served from the Airport Cafe and they placed cases of bottled water
around the terminal. Passengers were allowed to place blankets and
other covers on the floor in an effort to make themselves as
comfortable as possible. Despite the cramped quarters and difficult
situation, most people were in good spirits. People were seen
sharing their portable DVD players with their new-found neighbors,
giving the impression of several small movie theaters scattered
about the terminal. The airport convenience store reportedly gave
out candy and soft drinks to the many children who had unexpectedly
become airport residents. Airport staff also contacted
representatives of the US Embassy's Transportation Attache's Office
to advise them that additional food and water might be required in
the days to come.

6. As it turned out, the extra supplies weren't needed. The airport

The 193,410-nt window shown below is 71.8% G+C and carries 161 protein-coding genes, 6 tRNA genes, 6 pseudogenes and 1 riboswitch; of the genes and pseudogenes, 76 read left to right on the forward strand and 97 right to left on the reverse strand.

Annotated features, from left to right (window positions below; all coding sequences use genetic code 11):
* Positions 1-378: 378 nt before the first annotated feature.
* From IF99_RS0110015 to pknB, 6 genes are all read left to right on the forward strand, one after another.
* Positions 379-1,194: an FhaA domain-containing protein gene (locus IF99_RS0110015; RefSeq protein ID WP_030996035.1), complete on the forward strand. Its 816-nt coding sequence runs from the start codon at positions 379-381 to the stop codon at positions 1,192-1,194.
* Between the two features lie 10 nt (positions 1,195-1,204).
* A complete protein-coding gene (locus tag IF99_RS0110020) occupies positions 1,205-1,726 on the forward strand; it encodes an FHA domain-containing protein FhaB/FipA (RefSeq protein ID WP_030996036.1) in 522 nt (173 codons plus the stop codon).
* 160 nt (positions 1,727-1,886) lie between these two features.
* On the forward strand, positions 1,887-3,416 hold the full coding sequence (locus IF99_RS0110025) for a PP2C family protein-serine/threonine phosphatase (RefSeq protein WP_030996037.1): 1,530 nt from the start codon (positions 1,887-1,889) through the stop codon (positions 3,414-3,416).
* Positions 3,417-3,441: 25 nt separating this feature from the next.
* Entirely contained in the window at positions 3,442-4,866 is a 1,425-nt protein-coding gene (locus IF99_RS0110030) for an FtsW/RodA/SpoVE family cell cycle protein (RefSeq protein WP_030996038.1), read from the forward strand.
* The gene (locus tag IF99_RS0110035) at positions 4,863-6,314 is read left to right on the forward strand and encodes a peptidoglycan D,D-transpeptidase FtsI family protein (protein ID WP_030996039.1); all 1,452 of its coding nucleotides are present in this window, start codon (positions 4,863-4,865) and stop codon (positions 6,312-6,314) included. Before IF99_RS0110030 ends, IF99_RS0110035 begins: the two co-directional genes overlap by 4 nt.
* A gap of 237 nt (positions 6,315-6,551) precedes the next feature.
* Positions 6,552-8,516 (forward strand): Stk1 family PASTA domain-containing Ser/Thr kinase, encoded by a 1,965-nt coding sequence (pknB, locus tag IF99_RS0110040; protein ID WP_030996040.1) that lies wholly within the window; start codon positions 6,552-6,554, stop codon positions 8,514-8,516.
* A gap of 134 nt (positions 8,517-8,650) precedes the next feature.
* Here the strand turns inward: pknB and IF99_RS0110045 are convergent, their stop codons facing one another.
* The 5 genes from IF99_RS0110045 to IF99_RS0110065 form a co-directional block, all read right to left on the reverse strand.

staff made arrangements with the Prime Minister's office to obtain a
waiver from the curfew. They then arranged for the Iraqi National
Police and the Iraqi military to provide security for several buses
to transport passengers to pre-arranged points around Baghdad (they
used police stations). From there, Iraqi police personnel drove the
passengers to their homes. The reverse evacuation took approximately
36 hours to complete, but in the end, virtually everyone made it

Iraq's Airports

7. From May 2005 to May 2006, the monthly average for civilian
take-offs and landings was 1,537. From May 2006 to May 2007, the
monthly average for civilian take-offs and landings was 2,734. This
represents a 78 percent increase in the average-number of civilian
flight activity from one twelve-month period to the next. The good
news is that much of this traffic is controlled by Iraqi controllers
at four of the civilian airports - Baghdad, Basrah, Erbil, and
Sulaimaniyah. The monthly average for the full 24-month period was
2,135 civilian take-offs and landings.

USG Assistance to Airport Infrastructure

8. From 2005 to date, the USG has spent approximately $32M in IRRF